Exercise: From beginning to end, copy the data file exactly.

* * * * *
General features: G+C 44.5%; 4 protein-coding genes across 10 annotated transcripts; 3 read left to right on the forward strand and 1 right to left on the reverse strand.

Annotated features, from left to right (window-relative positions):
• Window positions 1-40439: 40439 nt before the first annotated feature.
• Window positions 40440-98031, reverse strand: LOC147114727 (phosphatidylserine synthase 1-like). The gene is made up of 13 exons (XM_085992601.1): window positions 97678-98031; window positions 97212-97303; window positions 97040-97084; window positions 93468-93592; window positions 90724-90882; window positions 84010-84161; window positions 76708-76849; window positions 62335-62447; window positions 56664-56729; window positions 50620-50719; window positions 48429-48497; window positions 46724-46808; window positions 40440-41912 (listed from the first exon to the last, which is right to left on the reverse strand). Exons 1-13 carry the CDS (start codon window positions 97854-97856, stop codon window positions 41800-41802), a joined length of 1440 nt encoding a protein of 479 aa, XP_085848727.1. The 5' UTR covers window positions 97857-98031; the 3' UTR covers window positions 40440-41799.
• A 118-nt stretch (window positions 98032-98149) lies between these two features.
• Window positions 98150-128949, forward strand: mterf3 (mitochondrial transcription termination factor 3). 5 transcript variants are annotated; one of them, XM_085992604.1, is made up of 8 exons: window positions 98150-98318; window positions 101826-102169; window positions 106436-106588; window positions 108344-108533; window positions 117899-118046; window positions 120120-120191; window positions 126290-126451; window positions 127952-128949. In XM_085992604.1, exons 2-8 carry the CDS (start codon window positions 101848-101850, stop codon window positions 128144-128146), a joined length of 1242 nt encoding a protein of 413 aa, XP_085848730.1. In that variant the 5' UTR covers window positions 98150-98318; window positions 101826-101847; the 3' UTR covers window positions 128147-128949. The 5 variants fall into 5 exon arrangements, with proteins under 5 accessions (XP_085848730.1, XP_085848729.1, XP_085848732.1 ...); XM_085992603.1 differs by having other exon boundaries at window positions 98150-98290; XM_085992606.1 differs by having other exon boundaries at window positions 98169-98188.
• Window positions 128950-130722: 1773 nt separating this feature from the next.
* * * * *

General features: G+C 44.5%; 4 protein-coding genes across 10 annotated transcripts; 3 read left to right on the forward strand and 1 right to left on the reverse strand.

Annotated features, from left to right (window-relative positions):
• Window positions 1-40439: 40439 nt before the first annotated feature.
• Window positions 40440-98031, reverse strand: LOC147114727 (phosphatidylserine synthase 1-like). The gene is made up of 13 exons (XM_085992601.1): window positions 97678-98031; window positions 97212-97303; window positions 97040-97084; window positions 93468-93592; window positions 90724-90882; window positions 84010-84161; window positions 76708-76849; window positions 62335-62447; window positions 56664-56729; window positions 50620-50719; window positions 48429-48497; window positions 46724-46808; window positions 40440-41912 (listed from the first exon to the last, which is right to left on the reverse strand). Exons 1-13 carry the CDS (start codon window positions 97854-97856, stop codon window positions 41800-41802), a joined length of 1440 nt encoding a protein of 479 aa, XP_085848727.1. The 5' UTR covers window positions 97857-98031; the 3' UTR covers window positions 40440-41799.
• A 118-nt stretch (window positions 98032-98149) lies between these two features.
• Window positions 98150-128949, forward strand: mterf3 (mitochondrial transcription termination factor 3). 5 transcript variants are annotated; one of them, XM_085992604.1, is made up of 8 exons: window positions 98150-98318; window positions 101826-102169; window positions 106436-106588; window positions 108344-108533; window positions 117899-118046; window positions 120120-120191; window positions 126290-126451; window positions 127952-128949. In XM_085992604.1, exons 2-8 carry the CDS (start codon window positions 101848-101850, stop codon window positions 128144-128146), a joined length of 1242 nt encoding a protein of 413 aa, XP_085848730.1. In that variant the 5' UTR covers window positions 98150-98318; window positions 101826-101847; the 3' UTR covers window positions 128147-128949. The 5 variants fall into 5 exon arrangements, with proteins under 5 accessions (XP_085848730.1, XP_085848729.1, XP_085848732.1 ...); XM_085992603.1 differs by having other exon boundaries at window positions 98150-98290; XM_085992606.1 differs by having other exon boundaries at window positions 98169-98188.
• Window positions 128950-130722: 1773 nt separating this feature from the next.